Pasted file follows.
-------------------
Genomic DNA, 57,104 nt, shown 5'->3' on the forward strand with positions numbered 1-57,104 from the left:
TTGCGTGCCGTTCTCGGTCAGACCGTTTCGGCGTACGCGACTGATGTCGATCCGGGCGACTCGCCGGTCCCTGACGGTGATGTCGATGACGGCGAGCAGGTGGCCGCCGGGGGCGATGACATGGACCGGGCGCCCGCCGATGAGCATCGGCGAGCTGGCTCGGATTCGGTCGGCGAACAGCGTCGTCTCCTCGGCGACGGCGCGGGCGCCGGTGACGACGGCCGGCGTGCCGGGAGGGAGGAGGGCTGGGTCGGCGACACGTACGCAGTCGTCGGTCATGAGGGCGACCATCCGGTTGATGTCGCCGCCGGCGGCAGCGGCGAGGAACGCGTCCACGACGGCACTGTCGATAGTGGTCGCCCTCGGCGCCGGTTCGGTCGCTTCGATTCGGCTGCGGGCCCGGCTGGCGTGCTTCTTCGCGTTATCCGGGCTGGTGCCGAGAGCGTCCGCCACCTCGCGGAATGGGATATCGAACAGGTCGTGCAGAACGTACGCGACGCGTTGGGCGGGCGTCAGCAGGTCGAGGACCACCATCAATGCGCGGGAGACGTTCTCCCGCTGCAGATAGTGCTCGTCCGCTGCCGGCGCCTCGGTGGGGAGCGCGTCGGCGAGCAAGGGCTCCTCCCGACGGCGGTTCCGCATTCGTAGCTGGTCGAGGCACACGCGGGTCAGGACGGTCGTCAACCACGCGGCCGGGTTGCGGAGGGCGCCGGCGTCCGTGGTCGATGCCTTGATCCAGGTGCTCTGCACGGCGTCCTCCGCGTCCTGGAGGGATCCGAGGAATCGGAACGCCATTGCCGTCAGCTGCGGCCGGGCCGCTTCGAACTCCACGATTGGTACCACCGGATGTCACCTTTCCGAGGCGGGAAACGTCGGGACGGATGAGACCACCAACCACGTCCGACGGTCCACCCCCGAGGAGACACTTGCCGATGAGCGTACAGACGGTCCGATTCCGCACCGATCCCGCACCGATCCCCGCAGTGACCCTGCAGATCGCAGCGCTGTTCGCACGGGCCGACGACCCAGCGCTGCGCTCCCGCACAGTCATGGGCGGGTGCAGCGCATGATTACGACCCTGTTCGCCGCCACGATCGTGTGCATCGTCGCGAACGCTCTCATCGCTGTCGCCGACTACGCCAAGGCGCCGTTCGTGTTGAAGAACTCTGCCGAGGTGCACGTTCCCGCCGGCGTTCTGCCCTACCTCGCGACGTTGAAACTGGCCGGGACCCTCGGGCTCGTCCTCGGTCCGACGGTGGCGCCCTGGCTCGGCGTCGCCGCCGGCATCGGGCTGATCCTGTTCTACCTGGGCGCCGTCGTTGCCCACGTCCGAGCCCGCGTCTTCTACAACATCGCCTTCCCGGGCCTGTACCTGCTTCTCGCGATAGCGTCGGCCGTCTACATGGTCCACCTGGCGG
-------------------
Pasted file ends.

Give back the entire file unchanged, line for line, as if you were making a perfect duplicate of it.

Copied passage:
Genomic DNA, 57,104 nt, shown 5'->3' on the forward strand with positions numbered 1-57,104 from the left:
TTGCGTGCCGTTCTCGGTCAGACCGTTTCGGCGTACGCGACTGATGTCGATCCGGGCGACTCGCCGGTCCCTGACGGTGATGTCGATGACGGCGAGCAGGTGGCCGCCGGGGGCGATGACATGGACCGGGCGCCCGCCGATGAGCATCGGCGAGCTGGCTCGGATTCGGTCGGCGAACAGCGTCGTCTCCTCGGCGACGGCGCGGGCGCCGGTGACGACGGCCGGCGTGCCGGGAGGGAGGAGGGCTGGGTCGGCGACACGTACGCAGTCGTCGGTCATGAGGGCGACCATCCGGTTGATGTCGCCGCCGGCGGCAGCGGCGAGGAACGCGTCCACGACGGCACTGTCGATAGTGGTCGCCCTCGGCGCCGGTTCGGTCGCTTCGATTCGGCTGCGGGCCCGGCTGGCGTGCTTCTTCGCGTTATCCGGGCTGGTGCCGAGAGCGTCCGCCACCTCGCGGAATGGGATATCGAACAGGTCGTGCAGAACGTACGCGACGCGTTGGGCGGGCGTCAGCAGGTCGAGGACCACCATCAATGCGCGGGAGACGTTCTCCCGCTGCAGATAGTGCTCGTCCGCTGCCGGCGCCTCGGTGGGGAGCGCGTCGGCGAGCAAGGGCTCCTCCCGACGGCGGTTCCGCATTCGTAGCTGGTCGAGGCACACGCGGGTCAGGACGGTCGTCAACCACGCGGCCGGGTTGCGGAGGGCGCCGGCGTCCGTGGTCGATGCCTTGATCCAGGTGCTCTGCACGGCGTCCTCCGCGTCCTGGAGGGATCCGAGGAATCGGAACGCCATTGCCGTCAGCTGCGGCCGGGCCGCTTCGAACTCCACGATTGGTACCACCGGATGTCACCTTTCCGAGGCGGGAAACGTCGGGACGGATGAGACCACCAACCACGTCCGACGGTCCACCCCCGAGGAGACACTTGCCGATGAGCGTACAGACGGTCCGATTCCGCACCGATCCCGCACCGATCCCCGCAGTGACCCTGCAGATCGCAGCGCTGTTCGCACGGGCCGACGACCCAGCGCTGCGCTCCCGCACAGTCATGGGCGGGTGCAGCGCATGATTACGACCCTGTTCGCCGCCACGATCGTGTGCATCGTCGCGAACGCTCTCATCGCTGTCGCCGACTACGCCAAGGCGCCGTTCGTGTTGAAGAACTCTGCCGAGGTGCACGTTCCCGCCGGCGTTCTGCCCTACCTCGCGACGTTGAAACTGGCCGGGACCCTCGGGCTCGTCCTCGGTCCGACGGTGGCGCCCTGGCTCGGCGTCGCCGCCGGCATCGGGCTGATCCTGTTCTACCTGGGCGCCGTCGTTGCCCACGTCCGAGCCCGCGTCTTCTACAACATCGCCTTCCCGGGCCTGTACCTGCTTCTCGCGATAGCGTCGGCCGTCTACATGGTCCACCTGGCGG